That was the subject line of an email I received recently from a friend back in Eugene, Oregon (known in comments as Karyn). Here’s what she wrote:
P. came over this evening. She helped me haul some wood chips into the backyard and then we were sitting on the deck enjoying a cool beverage while A. was grilling. As is common for a time in the late afternoon/early evening, our backyard was filled with the sound of some insect. I say “some insect” because A. and I have looked at each other and said, “It isn’t crickets. What the hell is it? Could it be cicadas?” The sound largely seems to be coming from high up in the big Douglas fir we have on our property.
So, tonight P. is sitting with me and the sound is going and P. says, “If we were on the east coast I’d think those were cicadas. Do you know what they are?” So, I grabbed my iPad and did a search for “cicadas in Oregon” to see if they existed here. At the head of the search was an Oregon Expat blog post from May 2013, “Return of the Cicadas.” In the comments section, Power Wench stated that she had heard cicadas in Oregon and then provided a link to a blog post from July 2008 about someone finding cicadas in Hillsboro. This blog mentioned finding exuvia (shed exoskeletons) on the trees.
P. and I looked at each other and put our shoes back on to go have a look at the trees to see if we might solve a mystery. Check out what we found:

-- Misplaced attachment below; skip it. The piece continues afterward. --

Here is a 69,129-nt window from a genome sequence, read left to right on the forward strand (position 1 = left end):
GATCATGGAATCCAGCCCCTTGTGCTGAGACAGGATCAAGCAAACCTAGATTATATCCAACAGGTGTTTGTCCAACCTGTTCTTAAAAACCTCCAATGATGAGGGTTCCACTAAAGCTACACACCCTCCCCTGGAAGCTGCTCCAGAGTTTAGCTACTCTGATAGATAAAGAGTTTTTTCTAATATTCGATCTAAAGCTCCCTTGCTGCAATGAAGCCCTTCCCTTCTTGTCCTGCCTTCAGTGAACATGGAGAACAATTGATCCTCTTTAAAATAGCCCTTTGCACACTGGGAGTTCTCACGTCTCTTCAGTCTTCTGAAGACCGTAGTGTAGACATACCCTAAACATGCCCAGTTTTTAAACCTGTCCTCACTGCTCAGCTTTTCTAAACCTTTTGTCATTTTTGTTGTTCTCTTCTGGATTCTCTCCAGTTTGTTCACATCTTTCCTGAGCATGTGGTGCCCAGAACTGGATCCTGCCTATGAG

Exuvia! This is P’s gloved finger pointing to one exoskeleton. Altogether we located four exuvia on three different trees, all Douglas firs. So, it appears that we have cicadas in our trees.
The next day, an update arrived:
I sent P. a link to your May blog post about cicadas so that she could watch the video you linked. She also did a bit of research. Here’s her response:
“Wow! I didn’t think it was possible to be moved by watching insect transformation, but I was! That’s some video. I did a bit more investigation of our friend, the Okanagana species. It has a 2–5 year life cycle, and prefers Douglas fir as a host. There are 36 species of Okanagana, though ours may be the Okanagana bella (latin translates as “beautiful”) which prefers Douglas fir, or the Okanagana occidentalis (western). Their primary food is sap. And we are hearing the mating call! Just think of all that passion occuring above our heads last night. P.”
I am proud to have inspired others to get their geek on.